How is your church reaching the nations in your own backyard?
How is your church reaching the nations in your own backyard? (Lightstock)

Immigration is changing how churches think about missions and outreach in North America, and rightly so.

People are slowly waking up to the new cultural landscape that surrounds them—a landscape that offers new opportunities for sharing the gospel, but also new challenges to consider.

While there isn't space in this blog post to propose and unpack all the issues, I think it's valuable to examine four ways immigration is impacting the church and its call to share the gospel with all peoples.

At its simplest, migration is the movement of peoples. Immigration is the movement of people into a place (the opposite is emigration). In this case, I am referring (at times) to migration in general, but in the U.S. and Canadian context, we are primarily dealing with immigration.

1. First, immigration puts faces on lost people of different races and contexts. In the early 1900s, the population of the United States was largely made up of people of Western and Northern European descent.

Christians would hear of the "masses" in Asia, for example, who were lost without Christ. They would then form stereotypes—really caricatures—about what non-Christian people overseas were like.

Churches in North America sought to bring the gospel to those Asians living apart from Christ. But without many Asian neighbors, Christians perceived of a lost world through the lens of ignorance.

Now, "the masses" are not over there, but they are here. And they are often kind and gracious people—not the caricatures of a century earlier.

For example, I have a Syrian Muslim neighbor just a few houses down from me. My kids play with their kids. We've walked the neighborhood together.

Not long ago, my daughter asked, using her words, how we know that "we're right" and "Islam is wrong." (It was the kind of question a girl should ask her father). I talked about the gospel of grace and about religions of works-righteousness.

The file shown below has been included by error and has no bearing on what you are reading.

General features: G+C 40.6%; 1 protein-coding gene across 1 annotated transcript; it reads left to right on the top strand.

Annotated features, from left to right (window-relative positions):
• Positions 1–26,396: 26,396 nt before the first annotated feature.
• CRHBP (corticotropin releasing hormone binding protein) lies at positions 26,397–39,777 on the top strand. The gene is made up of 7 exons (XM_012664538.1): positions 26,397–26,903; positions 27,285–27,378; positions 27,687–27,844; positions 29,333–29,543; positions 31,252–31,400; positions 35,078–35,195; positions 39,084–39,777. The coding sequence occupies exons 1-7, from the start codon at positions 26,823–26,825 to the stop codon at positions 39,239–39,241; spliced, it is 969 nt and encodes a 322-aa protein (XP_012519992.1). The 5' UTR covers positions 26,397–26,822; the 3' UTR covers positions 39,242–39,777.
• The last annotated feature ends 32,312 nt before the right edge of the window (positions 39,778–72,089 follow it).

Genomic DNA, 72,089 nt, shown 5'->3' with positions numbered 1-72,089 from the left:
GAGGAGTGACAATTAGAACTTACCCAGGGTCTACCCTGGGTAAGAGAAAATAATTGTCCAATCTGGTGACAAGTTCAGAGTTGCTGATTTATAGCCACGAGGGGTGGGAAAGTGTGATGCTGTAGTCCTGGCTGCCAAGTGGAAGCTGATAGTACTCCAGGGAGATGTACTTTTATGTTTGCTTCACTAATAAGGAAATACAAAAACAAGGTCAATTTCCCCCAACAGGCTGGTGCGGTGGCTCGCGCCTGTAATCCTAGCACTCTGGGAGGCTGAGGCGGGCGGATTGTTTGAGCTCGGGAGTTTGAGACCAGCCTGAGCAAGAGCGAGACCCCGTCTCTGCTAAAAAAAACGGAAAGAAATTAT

One hundred, 50, or even 25 years ago, she could only have imagined "hordes of lost people" who need the gospel—people she would never see or know.

Now she knows Syrian Muslims by name because they live in our neighborhood. Rather than seeing "them" as far away, she wants to know why our kind neighbors need the gospel, something she probably would not ask were she born a century ago.

Immigration helps us to know people as people, not as stereotypes or caricatures.

However, that also impacts our evangelistic task.

2. Second, immigration impacts evangelistic willingness. Immigration puts a face on those we are called to reach, which makes evangelism more complicated.

As it turns out, many non-Christians—particularly devout people of other religions—are pretty nice once you get to know them! They are not "people over there living in darkness," but they are our neighbors living in our community. They are people—and not projects.

In short, migration changes the way we view the humanity of people. That's good, when we are moving beyond caricatures.

It also makes evangelism more complicated.

Sometimes we fail to see that people—immigrants included—still need Jesus.

Immigration becomes an evangelistic opportunity when it gives us a love for immigrants as human beings (without caricature) and teaches us to have compassion for them (including their spiritual condition), as we would for anyone in need of the gospel.

Yet, and here is the complicated part, it may also talk some out of evangelizing to those who we perhaps think are not in as much need as we thought. In other words, immigration can and does impact evangelistic willingness.